Specter Werkes Corvette GTR vs SLP Camaro ZL575 - Bow Tie Bullets

Don Sherman
A. J. Mueller

The GTR we tested is owned by Mike and Michelle Cowan, a Longmont, Colorado, couple who enjoy hearing small-block thunder rattle through long-tube headers and stainless-steel exhaust pipes relieved of their catalytic converters. Even though it's substantially heavier and packs less piston displacement than a factory-built Z06, the GTR matches the Z06's 4.1-second 0-to-60-mph acceleration sprint on the way to an impressive 12.5-second, 121-mph quarter-mile pass. The lowered ride height provides razor-sharp turn-in, and the wide Michelins deliver well over 1 g of cornering grip with a comforting touch of understeer at the limit. The upgraded brake system does a superb job of shedding unwanted momentum on Chrysler's challenging 1.7-mile road course.

While the factory team dithers on C7 development, Nowicki doesn't mind filling the void with his GTR, effectively a C6.5 Corvette armed with take-no-prisoners design and performance.

SLP (Street Legal Performance) founder Ed Hamburger also knows how to squeeze extra oomph out of a small-block V-8. More than thirty years ago, he made his name as the guru of oil pans. His Toms River, New Jersey, plant converted more than 50,000 fourth-generation Pontiac Firebirds and Chevrolet Camaros into street racers for GM. Now that the Camaro is back from the dead, SLP has a sprawling family of models sporting ZL identification to resume the beat. Blame the ZL575 recently loaned to us for the permanent scorch marks adorning several southeastern Michigan neighborhoods.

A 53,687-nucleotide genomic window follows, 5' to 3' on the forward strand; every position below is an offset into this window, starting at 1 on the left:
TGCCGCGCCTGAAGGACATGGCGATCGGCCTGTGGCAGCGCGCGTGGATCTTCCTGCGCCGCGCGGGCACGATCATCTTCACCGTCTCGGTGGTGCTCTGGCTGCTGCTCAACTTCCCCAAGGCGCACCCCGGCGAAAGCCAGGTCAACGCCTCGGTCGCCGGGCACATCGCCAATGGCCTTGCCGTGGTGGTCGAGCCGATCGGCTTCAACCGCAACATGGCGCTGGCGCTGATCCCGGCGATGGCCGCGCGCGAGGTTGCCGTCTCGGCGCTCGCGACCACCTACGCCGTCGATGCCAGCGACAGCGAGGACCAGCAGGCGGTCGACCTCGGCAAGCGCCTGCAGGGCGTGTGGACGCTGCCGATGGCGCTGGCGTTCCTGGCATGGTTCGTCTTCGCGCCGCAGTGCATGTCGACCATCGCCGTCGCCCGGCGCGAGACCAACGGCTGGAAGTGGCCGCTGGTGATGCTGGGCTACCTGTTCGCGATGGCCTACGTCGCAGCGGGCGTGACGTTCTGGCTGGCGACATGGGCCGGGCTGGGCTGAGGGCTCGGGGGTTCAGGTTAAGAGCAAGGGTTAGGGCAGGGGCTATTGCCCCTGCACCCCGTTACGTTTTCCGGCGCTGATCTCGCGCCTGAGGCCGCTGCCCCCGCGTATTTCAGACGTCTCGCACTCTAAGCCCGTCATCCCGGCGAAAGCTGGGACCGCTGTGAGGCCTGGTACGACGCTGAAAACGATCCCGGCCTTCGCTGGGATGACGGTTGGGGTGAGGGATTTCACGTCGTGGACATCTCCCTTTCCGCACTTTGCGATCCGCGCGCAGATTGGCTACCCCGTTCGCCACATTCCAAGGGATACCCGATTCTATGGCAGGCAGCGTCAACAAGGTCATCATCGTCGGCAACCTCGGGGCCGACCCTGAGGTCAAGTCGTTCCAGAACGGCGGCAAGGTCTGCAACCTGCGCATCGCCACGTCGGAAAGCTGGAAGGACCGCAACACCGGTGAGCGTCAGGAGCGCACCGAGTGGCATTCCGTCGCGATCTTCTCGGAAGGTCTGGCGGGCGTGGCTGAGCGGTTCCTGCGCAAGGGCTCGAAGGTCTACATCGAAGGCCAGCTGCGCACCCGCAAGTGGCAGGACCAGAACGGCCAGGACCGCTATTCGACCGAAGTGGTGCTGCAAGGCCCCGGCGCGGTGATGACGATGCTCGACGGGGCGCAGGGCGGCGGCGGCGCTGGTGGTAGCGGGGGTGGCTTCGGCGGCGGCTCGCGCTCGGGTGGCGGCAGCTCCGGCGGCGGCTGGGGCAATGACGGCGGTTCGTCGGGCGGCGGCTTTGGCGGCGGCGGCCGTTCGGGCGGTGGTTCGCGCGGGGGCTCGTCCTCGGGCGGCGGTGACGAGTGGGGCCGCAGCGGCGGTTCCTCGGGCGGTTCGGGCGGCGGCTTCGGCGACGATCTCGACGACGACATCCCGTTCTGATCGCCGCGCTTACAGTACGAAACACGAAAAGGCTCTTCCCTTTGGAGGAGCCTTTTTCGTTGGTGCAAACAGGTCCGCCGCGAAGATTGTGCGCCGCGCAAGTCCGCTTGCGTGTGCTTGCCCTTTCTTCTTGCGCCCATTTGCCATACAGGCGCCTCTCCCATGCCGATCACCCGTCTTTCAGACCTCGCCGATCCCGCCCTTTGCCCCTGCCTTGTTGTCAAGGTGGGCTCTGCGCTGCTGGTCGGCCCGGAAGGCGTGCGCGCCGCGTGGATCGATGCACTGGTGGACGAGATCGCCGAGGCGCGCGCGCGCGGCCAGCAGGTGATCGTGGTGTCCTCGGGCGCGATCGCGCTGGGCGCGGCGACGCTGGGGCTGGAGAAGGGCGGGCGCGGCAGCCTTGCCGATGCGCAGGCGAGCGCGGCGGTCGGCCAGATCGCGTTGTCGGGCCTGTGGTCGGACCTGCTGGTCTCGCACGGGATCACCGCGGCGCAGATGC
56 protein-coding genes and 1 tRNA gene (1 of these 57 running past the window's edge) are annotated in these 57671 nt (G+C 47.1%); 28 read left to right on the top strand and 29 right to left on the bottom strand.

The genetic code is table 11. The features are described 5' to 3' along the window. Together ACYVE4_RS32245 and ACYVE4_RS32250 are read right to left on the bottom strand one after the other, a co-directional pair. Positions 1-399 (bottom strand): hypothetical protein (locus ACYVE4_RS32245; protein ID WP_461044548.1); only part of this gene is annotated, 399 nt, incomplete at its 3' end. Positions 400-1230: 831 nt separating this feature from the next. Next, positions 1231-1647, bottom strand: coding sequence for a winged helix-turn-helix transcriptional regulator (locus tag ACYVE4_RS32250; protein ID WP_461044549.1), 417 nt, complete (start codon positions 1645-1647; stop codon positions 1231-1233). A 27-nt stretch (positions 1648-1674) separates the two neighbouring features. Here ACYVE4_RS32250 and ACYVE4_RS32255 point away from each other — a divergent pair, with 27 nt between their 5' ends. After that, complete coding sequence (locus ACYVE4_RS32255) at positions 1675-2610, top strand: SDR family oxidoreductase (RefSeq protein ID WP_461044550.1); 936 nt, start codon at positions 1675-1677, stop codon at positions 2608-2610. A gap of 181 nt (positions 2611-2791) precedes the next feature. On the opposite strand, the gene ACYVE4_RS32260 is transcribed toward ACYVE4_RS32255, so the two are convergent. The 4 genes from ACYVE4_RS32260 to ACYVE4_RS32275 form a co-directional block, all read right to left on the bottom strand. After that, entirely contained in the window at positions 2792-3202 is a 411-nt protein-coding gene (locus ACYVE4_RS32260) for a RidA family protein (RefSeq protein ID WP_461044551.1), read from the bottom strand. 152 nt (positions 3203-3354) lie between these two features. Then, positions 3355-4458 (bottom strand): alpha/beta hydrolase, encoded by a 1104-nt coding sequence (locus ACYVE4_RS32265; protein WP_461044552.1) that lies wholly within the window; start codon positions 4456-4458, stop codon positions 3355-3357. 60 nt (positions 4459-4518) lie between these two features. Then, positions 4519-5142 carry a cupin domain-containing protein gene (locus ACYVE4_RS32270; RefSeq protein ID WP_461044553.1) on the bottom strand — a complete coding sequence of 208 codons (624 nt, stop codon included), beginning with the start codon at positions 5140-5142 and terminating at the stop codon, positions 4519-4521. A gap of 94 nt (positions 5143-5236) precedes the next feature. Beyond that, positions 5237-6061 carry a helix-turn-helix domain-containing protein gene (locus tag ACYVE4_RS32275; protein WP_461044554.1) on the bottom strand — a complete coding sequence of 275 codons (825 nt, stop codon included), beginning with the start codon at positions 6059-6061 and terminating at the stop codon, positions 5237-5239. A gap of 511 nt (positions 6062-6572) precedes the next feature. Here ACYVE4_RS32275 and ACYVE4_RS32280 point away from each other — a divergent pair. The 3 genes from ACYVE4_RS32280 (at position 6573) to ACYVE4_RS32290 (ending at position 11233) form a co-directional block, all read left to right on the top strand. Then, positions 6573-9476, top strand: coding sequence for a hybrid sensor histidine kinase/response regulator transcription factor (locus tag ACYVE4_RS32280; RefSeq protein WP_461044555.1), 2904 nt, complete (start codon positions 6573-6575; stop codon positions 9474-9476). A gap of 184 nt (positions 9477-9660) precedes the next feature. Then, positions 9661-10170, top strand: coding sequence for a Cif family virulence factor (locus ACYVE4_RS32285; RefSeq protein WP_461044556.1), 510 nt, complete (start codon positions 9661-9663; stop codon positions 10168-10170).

This Camaro conversion is essentially the fifth-generation Z28 that GM hasn't quite gotten around to releasing. An Eaton supercharger similar to the one fitted to the Corvette ZR1 pumps air at 6 psi into the 6.2-liter LS3, inflating output to 575 hp and 550 lb-ft. Stock engine covers are trimmed and relabeled for this duty, and the blower is fed cold air through a new low-restriction filter assembly. New mufflers and behind-the-axle pipes trumpet motor melody via four-inch exhaust tips. Stiffer springs drop the ride height an inch, and the new tubular antiroll bars are adjustable. Brembo fifteen-inch front rotors and six-piston calipers enhance stopping power.

The exterior guise includes cool twenty-inch redline wheels, a fiberglass hood equipped with a functional scoop, a raised deck-lid spoiler, a prominent SS grille badge, and various stick-on graphics for the hood, front fenders, side gills, and taillamp panel. Inside, the floor mats and headrests receive SS ZL575 logos. A numbered dash plaque, two key fobs, and a car cover are also included. SLP's only major lapse was not replacing the Camaro's steering wheel.

These sound like some really slow numbers compared to results posted on stock Corvette and Camaro numbers found elsewhere. These numbers are lower than those reported for stock Chevys.Maybe provide links for reference.

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